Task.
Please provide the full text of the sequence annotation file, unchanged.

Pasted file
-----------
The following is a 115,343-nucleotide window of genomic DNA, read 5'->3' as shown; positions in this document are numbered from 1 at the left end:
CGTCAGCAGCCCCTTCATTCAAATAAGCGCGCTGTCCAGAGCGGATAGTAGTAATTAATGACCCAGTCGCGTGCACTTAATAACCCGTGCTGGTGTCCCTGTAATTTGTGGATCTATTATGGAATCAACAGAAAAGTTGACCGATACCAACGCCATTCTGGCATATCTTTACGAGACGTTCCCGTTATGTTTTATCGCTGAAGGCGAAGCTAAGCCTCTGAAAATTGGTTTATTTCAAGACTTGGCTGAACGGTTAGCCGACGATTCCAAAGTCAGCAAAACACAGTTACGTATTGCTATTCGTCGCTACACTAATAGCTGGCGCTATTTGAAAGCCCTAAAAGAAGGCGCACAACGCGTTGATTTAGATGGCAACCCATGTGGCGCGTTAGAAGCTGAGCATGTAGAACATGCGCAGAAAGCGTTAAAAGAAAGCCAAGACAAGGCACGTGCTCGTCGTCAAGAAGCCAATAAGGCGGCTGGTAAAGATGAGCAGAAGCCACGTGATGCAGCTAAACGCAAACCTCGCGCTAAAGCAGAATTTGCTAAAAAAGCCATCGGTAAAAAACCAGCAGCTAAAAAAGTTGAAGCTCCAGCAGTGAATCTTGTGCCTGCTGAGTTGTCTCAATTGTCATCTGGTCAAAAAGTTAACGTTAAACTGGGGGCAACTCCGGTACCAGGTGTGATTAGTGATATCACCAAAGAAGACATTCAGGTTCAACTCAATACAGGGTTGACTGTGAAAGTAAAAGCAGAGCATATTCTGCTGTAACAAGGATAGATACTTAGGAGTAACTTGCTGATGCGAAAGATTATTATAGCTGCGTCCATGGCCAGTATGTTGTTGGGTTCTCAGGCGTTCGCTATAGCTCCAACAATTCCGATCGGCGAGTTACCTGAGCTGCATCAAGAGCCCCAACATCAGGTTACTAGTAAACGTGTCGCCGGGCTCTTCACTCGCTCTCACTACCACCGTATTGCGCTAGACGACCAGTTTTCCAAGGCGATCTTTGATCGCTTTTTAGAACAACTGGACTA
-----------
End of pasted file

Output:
The following is a 115,343-nucleotide window of genomic DNA, read 5'->3' as shown; positions in this document are numbered from 1 at the left end:
CGTCAGCAGCCCCTTCATTCAAATAAGCGCGCTGTCCAGAGCGGATAGTAGTAATTAATGACCCAGTCGCGTGCACTTAATAACCCGTGCTGGTGTCCCTGTAATTTGTGGATCTATTATGGAATCAACAGAAAAGTTGACCGATACCAACGCCATTCTGGCATATCTTTACGAGACGTTCCCGTTATGTTTTATCGCTGAAGGCGAAGCTAAGCCTCTGAAAATTGGTTTATTTCAAGACTTGGCTGAACGGTTAGCCGACGATTCCAAAGTCAGCAAAACACAGTTACGTATTGCTATTCGTCGCTACACTAATAGCTGGCGCTATTTGAAAGCCCTAAAAGAAGGCGCACAACGCGTTGATTTAGATGGCAACCCATGTGGCGCGTTAGAAGCTGAGCATGTAGAACATGCGCAGAAAGCGTTAAAAGAAAGCCAAGACAAGGCACGTGCTCGTCGTCAAGAAGCCAATAAGGCGGCTGGTAAAGATGAGCAGAAGCCACGTGATGCAGCTAAACGCAAACCTCGCGCTAAAGCAGAATTTGCTAAAAAAGCCATCGGTAAAAAACCAGCAGCTAAAAAAGTTGAAGCTCCAGCAGTGAATCTTGTGCCTGCTGAGTTGTCTCAATTGTCATCTGGTCAAAAAGTTAACGTTAAACTGGGGGCAACTCCGGTACCAGGTGTGATTAGTGATATCACCAAAGAAGACATTCAGGTTCAACTCAATACAGGGTTGACTGTGAAAGTAAAAGCAGAGCATATTCTGCTGTAACAAGGATAGATACTTAGGAGTAACTTGCTGATGCGAAAGATTATTATAGCTGCGTCCATGGCCAGTATGTTGTTGGGTTCTCAGGCGTTCGCTATAGCTCCAACAATTCCGATCGGCGAGTTACCTGAGCTGCATCAAGAGCCCCAACATCAGGTTACTAGTAAACGTGTCGCCGGGCTCTTCACTCGCTCTCACTACCACCGTATTGCGCTAGACGACCAGTTTTCCAAGGCGATCTTTGATCGCTTTTTAGAACAACTGGACTA